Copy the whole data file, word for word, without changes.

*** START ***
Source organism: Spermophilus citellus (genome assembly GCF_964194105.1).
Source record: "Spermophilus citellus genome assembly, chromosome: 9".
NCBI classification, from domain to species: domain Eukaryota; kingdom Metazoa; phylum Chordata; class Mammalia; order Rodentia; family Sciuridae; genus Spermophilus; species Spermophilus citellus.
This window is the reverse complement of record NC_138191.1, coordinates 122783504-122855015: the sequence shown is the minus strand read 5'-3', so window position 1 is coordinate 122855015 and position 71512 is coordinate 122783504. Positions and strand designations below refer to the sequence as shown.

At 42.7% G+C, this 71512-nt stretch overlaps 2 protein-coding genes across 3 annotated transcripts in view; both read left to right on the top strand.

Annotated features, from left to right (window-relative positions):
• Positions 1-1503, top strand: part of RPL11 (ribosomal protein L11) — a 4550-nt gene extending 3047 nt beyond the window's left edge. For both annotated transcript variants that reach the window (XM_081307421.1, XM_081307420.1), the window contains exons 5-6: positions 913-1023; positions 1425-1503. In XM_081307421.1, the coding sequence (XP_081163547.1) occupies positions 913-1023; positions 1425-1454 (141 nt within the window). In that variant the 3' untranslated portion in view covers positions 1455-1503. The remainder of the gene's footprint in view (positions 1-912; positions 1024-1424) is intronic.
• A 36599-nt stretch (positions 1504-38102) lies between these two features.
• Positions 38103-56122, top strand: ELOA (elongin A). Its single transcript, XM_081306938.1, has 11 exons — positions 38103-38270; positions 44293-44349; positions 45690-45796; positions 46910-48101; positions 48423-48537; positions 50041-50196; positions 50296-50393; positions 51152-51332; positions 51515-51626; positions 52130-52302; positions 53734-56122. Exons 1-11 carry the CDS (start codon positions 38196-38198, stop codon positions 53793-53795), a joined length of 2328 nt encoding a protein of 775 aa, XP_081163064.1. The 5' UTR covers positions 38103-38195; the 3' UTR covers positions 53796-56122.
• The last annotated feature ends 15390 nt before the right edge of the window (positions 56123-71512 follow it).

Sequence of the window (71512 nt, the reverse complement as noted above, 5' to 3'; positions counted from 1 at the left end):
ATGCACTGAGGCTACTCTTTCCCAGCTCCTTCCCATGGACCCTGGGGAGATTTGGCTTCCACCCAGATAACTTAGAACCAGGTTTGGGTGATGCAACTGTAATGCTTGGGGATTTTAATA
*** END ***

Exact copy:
Source organism: Spermophilus citellus (genome assembly GCF_964194105.1).
Source record: "Spermophilus citellus genome assembly, chromosome: 9".
NCBI classification, from domain to species: domain Eukaryota; kingdom Metazoa; phylum Chordata; class Mammalia; order Rodentia; family Sciuridae; genus Spermophilus; species Spermophilus citellus.
This window is the reverse complement of record NC_138191.1, coordinates 122783504-122855015: the sequence shown is the minus strand read 5'-3', so window position 1 is coordinate 122855015 and position 71512 is coordinate 122783504. Positions and strand designations below refer to the sequence as shown.

At 42.7% G+C, this 71512-nt stretch overlaps 2 protein-coding genes across 3 annotated transcripts in view; both read left to right on the top strand.

Annotated features, from left to right (window-relative positions):
• Positions 1-1503, top strand: part of RPL11 (ribosomal protein L11) — a 4550-nt gene extending 3047 nt beyond the window's left edge. For both annotated transcript variants that reach the window (XM_081307421.1, XM_081307420.1), the window contains exons 5-6: positions 913-1023; positions 1425-1503. In XM_081307421.1, the coding sequence (XP_081163547.1) occupies positions 913-1023; positions 1425-1454 (141 nt within the window). In that variant the 3' untranslated portion in view covers positions 1455-1503. The remainder of the gene's footprint in view (positions 1-912; positions 1024-1424) is intronic.
• A 36599-nt stretch (positions 1504-38102) lies between these two features.
• Positions 38103-56122, top strand: ELOA (elongin A). Its single transcript, XM_081306938.1, has 11 exons — positions 38103-38270; positions 44293-44349; positions 45690-45796; positions 46910-48101; positions 48423-48537; positions 50041-50196; positions 50296-50393; positions 51152-51332; positions 51515-51626; positions 52130-52302; positions 53734-56122. Exons 1-11 carry the CDS (start codon positions 38196-38198, stop codon positions 53793-53795), a joined length of 2328 nt encoding a protein of 775 aa, XP_081163064.1. The 5' UTR covers positions 38103-38195; the 3' UTR covers positions 53796-56122.
• The last annotated feature ends 15390 nt before the right edge of the window (positions 56123-71512 follow it).

Sequence of the window (71512 nt, the reverse complement as noted above, 5' to 3'; positions counted from 1 at the left end):
ATGCACTGAGGCTACTCTTTCCCAGCTCCTTCCCATGGACCCTGGGGAGATTTGGCTTCCACCCAGATAACTTAGAACCAGGTTTGGGTGATGCAACTGTAATGCTTGGGGATTTTAATA